Archive for the ‘Internet’ Category

Learn How To Read Sites Faster With RSS

Saturday, September 18th, 2010

By: Ahmad Bajeaifir

Today you can find so many sites on the internet that you can check each day for updates, but there is only a small amount of time for you to read each of them. With RSS you will be able to cut out half of that time.

RSS stands for Really Simple Syndication, and you shall be able to use it to publish contents as a means if news feed. Even though this is unknown to the tech community, this can help to shorten all the time it can take to read from many websites. It can achieve this just by stripping out any non-essential information that many websites post and will only leave undated news in formatted text.

Whenever a site is visited that will offer you the feed a small blue icon will appear on the right part of the address bar. When you click on it the site will allow a viewer to see all of the news items from that site. It is considered a good way for reading from these sites, but if you subscribe to the Real Simple Syndication feed it is an even better method for reading from the websites.

This is just like when you subscribe to a newspaper which you have delivered each day expect that the feed updates will be have the websites updates too. This can allow readers to have the ability to quickly read from the websites without ever visiting which is due to the feeds that update themselves.

Due to its great popularity there are so many desktop applications that will be able to synchronize, read and even perform a multitude of task that can make the reading become even easier for the many readers. Some of the search engines have settings and applications that will run itself onto the local computer. For all PC users you can find some very top rated programs online which can provide you great results by allowing you or anyone else to make a head first dive right into the huge world of Real Simple Syndication.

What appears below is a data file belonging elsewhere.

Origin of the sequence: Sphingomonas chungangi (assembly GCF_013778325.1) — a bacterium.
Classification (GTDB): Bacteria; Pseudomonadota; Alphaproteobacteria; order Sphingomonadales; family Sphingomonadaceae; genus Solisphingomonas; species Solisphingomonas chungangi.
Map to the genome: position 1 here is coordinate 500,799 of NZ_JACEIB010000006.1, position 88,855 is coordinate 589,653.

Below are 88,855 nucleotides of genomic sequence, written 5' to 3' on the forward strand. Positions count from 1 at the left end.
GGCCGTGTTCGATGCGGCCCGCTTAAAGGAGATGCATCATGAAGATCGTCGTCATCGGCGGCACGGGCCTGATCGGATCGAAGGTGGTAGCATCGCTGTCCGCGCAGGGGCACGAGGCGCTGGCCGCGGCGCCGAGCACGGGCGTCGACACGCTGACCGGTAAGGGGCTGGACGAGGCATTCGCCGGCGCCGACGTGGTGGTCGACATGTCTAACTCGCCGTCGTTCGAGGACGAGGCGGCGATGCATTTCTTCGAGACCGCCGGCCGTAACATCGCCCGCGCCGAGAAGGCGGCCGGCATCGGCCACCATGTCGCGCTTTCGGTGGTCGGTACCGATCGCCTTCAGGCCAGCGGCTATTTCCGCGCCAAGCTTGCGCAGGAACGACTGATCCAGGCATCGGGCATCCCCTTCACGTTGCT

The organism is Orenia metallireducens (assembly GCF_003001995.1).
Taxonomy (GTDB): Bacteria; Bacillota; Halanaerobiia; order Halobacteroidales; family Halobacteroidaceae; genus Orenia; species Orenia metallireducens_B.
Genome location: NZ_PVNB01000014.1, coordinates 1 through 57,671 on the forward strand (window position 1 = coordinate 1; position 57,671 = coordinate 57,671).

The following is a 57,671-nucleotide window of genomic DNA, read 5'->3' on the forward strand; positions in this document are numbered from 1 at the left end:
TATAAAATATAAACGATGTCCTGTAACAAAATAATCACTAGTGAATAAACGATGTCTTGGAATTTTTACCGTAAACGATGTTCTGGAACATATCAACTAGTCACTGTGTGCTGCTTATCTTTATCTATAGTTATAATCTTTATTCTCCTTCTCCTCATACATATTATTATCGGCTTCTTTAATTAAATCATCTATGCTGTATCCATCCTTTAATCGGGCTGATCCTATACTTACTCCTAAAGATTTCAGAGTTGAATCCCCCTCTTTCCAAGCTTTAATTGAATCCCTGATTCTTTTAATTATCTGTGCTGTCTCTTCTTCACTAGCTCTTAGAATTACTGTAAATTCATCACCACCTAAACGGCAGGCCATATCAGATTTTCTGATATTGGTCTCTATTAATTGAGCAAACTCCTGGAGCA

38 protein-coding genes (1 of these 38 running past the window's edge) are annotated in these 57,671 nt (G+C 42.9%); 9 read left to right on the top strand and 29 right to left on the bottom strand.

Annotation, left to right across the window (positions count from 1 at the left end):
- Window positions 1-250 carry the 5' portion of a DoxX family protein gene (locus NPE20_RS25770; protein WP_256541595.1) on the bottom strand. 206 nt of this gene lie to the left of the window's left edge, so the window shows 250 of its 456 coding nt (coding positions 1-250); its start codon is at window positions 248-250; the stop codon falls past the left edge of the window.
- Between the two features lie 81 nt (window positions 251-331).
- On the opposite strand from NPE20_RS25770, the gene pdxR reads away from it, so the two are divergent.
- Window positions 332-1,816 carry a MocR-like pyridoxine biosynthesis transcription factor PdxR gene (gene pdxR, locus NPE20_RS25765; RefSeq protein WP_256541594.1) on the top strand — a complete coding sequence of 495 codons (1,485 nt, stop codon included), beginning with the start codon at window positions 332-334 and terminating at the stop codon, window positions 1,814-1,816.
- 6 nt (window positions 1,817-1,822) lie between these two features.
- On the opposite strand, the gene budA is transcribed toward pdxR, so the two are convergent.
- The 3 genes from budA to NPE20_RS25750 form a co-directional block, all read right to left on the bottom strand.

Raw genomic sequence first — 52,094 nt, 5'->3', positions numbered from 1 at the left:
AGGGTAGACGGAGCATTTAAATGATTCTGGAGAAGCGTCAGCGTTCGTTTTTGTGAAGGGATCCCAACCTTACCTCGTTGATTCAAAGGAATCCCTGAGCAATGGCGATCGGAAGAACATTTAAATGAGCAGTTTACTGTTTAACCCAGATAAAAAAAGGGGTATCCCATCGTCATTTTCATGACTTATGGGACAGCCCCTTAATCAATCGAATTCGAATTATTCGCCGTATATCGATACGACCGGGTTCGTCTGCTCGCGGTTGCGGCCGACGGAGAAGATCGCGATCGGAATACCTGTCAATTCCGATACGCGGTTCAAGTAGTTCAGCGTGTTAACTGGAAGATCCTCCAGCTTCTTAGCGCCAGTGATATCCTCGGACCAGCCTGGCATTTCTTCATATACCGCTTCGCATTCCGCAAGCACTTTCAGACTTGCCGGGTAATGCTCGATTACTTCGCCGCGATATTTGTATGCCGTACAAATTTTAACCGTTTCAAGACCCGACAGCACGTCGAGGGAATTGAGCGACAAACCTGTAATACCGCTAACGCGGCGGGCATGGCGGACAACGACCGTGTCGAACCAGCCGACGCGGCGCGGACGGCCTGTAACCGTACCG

About the Author

Ahmad Bajeaifir invites you to submit your best articles to the Free Article Directory. For more information on how to start Article Marketing visit our site and begin building a formidable web presence today.

(ArticlesBase SC #3266405)

Article Source: How To Read Sites Faster With RSS

Gravatars, Pirates and Clickjacking

Tuesday, February 17th, 2009

Interesting links:

  1. If you don’t know what a Gravatar is, find out at Keys Corner.  I haven’t activated them on this site (yet), but do use them on new sites that I install.
  2. Swedish courts are going to decide whether it is an infringement of Copyright to tell other people where files that are in themselves infringements can be downloaded.  Will this have a knock-on effect for people who include YouTube videos on their site, that are also potentially copyrighted and have been uploaded illegally?
  3. I new word in the world of IT vocabulary: Clickjacking.  Find out what that is at TheRegister.

.earth and .moon?

Monday, December 29th, 2008

Have you ever wondered which top-level domain another planet would have if it were to be collonised?  Or, for that matter, does the International Space Station have one?

Would all domain names get longer, to become eg.

To be honest, that probably not the World’s biggest problem at the moment, but if it was there would be one problem that would have to be solved first.  How do you get the internet protocols to work over large distances?

With large, I mean L A R G E – light years, for example.

At the moment, if you send an e-mail around the globe, say from the UK to Australia, then it is broken up into small chunks called “packets” and routed between various internet nodes to get there.  Not all of the message necessary goes the same way, the packets are put back together in the right order when they arrive.

Of course, this all happens very fast and you probably don’t even notice it.  But with larger distances you might still be waiting for one part to arrive.

This problem has, apparently, now been solved – as the BBC News website reported.  It all sounds very simple, storing the data until the next node can be contacted.  But it does present us with two rather important questions:

– how much data is a node likely to have to store?

– if that is the future, what do internet nodes do at the moment if they cannot relay the data?  Do they just throw it away?


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